However, Morris said, the Council of Governments will prioritize securing more charter buses rather than relying upon existing public transit buses, given the shortage of workers and buses in that sector at the moment.

“Even if granted a waiver, you may not have enough public sector people to provide that particular service,” Morris said. “Given where we are with the transit agencies desperately trying to get regular bus drivers. I’m not sure we will be exercising public sector fleets to substitute on transit routes when the transit agencies are desperately trying to serve the transit reps they currently have.”

During the Super Bowl, Morris said, 800 charter buses were used to move 30,000 people.

Similar to the Super Bowl, World Cup charter buses will have to adhere to a predetermined route from the hotels to the stadium. However, in the past, charter buses tried to deviate from predetermined routes. That will be remedied in the contracts.

“I’ve already told the (Dallas) Sports Commission, if (the buses) don’t run the route that we tell you, you’re not gonna get paid,” Morris said. “That’s why you test these events. What do you learn from these events? We learned the drivers didn’t follow the route.”

The buses will also supplement the Trinity Railway Express rail line, bringing people coming from Fort Worth or Dallas to the CenterPort station onto the stadium.

“This is the special sauce we added to our presentation, and we call it a bus bridge,” Morris said. “We will stack public sector buses at our rail stations, so if the rail vehicles get full because we anticipate a significant international presence, we will put them directly on public sector buses and run them on the managed lanes just like the motorcoaches.”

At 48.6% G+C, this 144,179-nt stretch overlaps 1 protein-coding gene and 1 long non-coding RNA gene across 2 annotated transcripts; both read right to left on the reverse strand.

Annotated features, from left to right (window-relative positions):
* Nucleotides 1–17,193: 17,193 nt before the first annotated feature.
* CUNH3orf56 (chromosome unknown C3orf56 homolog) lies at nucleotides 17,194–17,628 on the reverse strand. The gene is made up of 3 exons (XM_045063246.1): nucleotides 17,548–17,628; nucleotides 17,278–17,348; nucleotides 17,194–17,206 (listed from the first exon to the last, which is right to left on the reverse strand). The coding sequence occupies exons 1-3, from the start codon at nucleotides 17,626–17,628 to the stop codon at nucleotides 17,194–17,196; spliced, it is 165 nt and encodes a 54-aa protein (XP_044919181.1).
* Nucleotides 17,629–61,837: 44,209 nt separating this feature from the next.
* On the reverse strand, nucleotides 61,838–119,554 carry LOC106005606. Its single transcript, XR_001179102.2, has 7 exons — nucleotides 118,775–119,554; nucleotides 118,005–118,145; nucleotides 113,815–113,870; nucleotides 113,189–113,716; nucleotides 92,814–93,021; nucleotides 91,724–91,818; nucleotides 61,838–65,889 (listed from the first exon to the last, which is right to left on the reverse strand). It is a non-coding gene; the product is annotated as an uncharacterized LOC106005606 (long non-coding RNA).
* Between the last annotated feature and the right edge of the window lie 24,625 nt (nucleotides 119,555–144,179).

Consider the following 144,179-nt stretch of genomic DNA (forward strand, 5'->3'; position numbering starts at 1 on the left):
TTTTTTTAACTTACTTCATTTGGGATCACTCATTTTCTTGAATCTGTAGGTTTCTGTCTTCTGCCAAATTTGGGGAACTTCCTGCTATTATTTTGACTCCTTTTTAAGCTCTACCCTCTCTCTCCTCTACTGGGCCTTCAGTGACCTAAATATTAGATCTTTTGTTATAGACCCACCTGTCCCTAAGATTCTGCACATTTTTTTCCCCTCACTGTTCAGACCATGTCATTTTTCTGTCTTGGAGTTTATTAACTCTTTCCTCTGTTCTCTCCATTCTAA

Following the allocation of matches Feb. 4, many pointed to Arlington’s lack of public transportation as the main reason why North Texas did not win the final game. At this time, North Texas has not received feedback from FIFA on why AT&T Stadium did not receive the final game, said Monica Paul, executive director of the Dallas Sports Commission.

However, that has not stopped the commission and its partners from continuing with preparations. A lot has been done since the Feb. 4 match announcement, Paul said.

“Right now, we’re really planning around the match schedule as best we can in all the standard areas that you would to put on an event from a staffing standpoint,” Paul said.

The main challenge at this moment is updating the baseline budget for the nine matches while finding various revenue streams to help cover some of the costs of hosting the event, including transportation to and from the stadium.

“We’re definitely in the process of figuring (it) out because while we had some baselines, one of the things on a budget standpoint we never put together was nine matches. We had six, four, five, eight, but never nine,” Paul said.

As North Texas waits to hear whether it will be hosting any national team’s base camp, the international broadcast center and the referees’ headquarters, one thing is certain: Dallas-Fort Worth is keen on making the most of their match allocation.

“I think nine matches shows that FIFA wants Dallas to be a central location, a hub. I think it makes their overall operation dealing with 16 different host cities and three different countries maybe be a little bit easier from a connectivity standpoint,” Paul said.

Kailey Broussard covers Arlington for KERA News and The Arlington Report. Broussard has covered Arlington since 2020 and began at the Fort Worth Star-Telegram before joining the station in 2021.